Shearwater (Buller s) Ardenna bulleri
- Last edited 3 years ago by Maintenance script
Species: A. bulleri
Binomial name: Ardenna bulleri
Synonym: Puffinus bulleri
Common names: Buller's Shearwater, Grey-backed shearwater, New Zealand shearwater.
Buller’s shearwaters are medium to large-sized, Pacific species of pelagic seabirds that only breed on the Poor Knights Islands off Tutukaka near Whangarei, northern New Zealand.
Buller’s shearwaters have an average length of 46 cm and a weight of about 420 gm and have a wingspan of 97–99 cm. The upper side of Buller's shearwater is bluish grey. There is a distinctive M-shaped banding pattern with light grey interspersing areas on its upper side while flying. A blackish stripe runs from the tertiary remiges to the primary wing coverts. The primary remiges are blackish also; the two black areas do not meet at the hand, however; the area between them is a rather light grey, under bright light, it may appear almost white. The underside is bright white; on the head, the upperside's grey extends town to eye height and the white cheeks may shine up conspicuously. The rectrices (tail feathers of a bird controlling direction during flight) are blackish and the tail is wedge-shaped. The black bill is long, slender with a sharp hook to seize prey. Their legs and feet are dark brown-mauve on the outside and pink on the inside.
Buller’s shearwaters are common around much of New Zealand, especially in the Hauraki Gulf and Bay of Plenty. They feed mainly on small fish and krill and regularly associate with large shoals of fish near the surface. After breeding, they migrate to the North Pacific Ocean where they congregate along oceanic currents east of Japan. Buller’s shearwaters are also regular visitors to the North American coast in the boreal autumn.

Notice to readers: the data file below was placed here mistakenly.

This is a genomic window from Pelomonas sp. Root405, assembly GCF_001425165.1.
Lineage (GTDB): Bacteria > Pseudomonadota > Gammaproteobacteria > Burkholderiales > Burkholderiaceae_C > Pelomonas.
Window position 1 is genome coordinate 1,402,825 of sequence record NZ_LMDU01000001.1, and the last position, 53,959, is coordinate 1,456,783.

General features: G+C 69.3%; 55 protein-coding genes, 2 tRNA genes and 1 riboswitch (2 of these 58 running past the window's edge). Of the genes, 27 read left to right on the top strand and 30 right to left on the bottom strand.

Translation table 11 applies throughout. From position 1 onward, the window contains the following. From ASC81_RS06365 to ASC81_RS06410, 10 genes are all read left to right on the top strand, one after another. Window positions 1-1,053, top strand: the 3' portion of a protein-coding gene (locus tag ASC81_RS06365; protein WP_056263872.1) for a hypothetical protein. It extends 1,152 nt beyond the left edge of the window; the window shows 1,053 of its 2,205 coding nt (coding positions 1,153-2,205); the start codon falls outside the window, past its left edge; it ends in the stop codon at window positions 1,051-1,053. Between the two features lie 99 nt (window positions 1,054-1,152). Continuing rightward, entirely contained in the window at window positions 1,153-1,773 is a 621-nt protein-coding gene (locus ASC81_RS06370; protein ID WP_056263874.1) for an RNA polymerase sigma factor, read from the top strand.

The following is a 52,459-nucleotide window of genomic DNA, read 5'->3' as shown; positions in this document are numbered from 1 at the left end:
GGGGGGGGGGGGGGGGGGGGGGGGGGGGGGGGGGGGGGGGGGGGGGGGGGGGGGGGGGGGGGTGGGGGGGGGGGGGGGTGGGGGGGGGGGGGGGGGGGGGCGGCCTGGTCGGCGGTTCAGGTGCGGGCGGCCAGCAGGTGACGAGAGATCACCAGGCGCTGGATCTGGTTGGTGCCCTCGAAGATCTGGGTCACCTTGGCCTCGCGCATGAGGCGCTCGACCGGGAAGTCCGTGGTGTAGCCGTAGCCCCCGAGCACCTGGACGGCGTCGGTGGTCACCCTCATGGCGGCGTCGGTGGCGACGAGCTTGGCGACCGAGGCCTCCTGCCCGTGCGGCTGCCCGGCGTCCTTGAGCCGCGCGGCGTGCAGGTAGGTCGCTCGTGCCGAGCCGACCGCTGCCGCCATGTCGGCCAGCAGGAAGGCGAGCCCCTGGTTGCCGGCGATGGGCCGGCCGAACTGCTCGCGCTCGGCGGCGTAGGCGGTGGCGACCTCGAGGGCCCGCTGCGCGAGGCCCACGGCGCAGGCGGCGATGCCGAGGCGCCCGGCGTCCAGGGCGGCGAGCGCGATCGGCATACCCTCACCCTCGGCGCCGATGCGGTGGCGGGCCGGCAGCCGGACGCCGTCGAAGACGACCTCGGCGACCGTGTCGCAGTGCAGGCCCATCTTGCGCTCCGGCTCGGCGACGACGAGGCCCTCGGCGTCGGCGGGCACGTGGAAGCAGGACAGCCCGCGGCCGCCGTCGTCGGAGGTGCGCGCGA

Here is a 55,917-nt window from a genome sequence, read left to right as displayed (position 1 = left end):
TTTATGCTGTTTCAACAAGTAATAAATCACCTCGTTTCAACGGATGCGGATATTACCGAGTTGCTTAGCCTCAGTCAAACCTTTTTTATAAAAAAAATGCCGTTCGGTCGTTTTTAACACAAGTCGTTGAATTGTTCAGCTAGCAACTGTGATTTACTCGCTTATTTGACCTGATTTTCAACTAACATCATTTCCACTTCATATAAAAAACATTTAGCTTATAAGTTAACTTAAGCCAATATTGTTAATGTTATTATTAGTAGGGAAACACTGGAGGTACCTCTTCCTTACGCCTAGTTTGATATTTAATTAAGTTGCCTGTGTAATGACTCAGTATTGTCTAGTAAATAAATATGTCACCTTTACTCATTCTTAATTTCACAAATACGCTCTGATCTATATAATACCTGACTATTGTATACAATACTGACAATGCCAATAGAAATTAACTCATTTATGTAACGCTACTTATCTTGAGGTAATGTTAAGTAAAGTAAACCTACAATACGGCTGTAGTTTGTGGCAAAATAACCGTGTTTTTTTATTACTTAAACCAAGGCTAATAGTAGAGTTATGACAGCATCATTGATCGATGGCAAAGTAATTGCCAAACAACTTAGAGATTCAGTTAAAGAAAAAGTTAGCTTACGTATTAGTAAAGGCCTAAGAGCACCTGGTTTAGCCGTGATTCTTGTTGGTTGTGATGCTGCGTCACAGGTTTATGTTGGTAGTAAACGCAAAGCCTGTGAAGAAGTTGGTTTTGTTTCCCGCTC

Buller’s shearwater is a colonial nester. The breeding season on the Poor Knight islands starts in September and lasts for almost half a year. Breeding occurs in burrows 0.6-3.2 m long dug on well-drained slopes in dry spongy soils or in clay soils amongst rocks. The burrows end in a nest that is lightly lined. A single white egg (65 x 43 mm) is incubated for about 51 days, with the parents changing between incubation and feeding every four days or so. The chicks fledge in May when about 100 days old.
In the past, it was heavily used as a food source by the Māori, and on Aorangi Island it suffered massive predation by feral pigs. Its population had crashed to a low of just 100-200 pairs on Aorangi Island in the late 1930s. The pigs were removed from the island in 1936, and the shearwater population recovered, numbering 200,000 pairs again in the early 1980s to approach carrying capacity on the island at the end of the 20th century. At all times, however, the colonies at Tawhiti Rahi Island and on the smaller islets could supply birds for the resettlement of Aorangi, and Buller's shearwater was never considered threatened with extinction in the foreseeable future. Indeed, it is a very abundant bird, with an estimated world population of 2.5 million birds. New introductions of mammalian predators are a potential risk, as fire on these dry northern islands. At sea, oil spills are a major threat to the colony lying close to the shipping lane for the main oil terminal in New Zealand. The Rena oil spill resulted in the deaths of at least 156 Buller’s shearwaters that became coated in oil. Some of Buller’s shearwaters are caught as by-catch during fishing operations.
This species is classified as vulnerable by the IUCN: a single localized catastrophe could wipe the species out.
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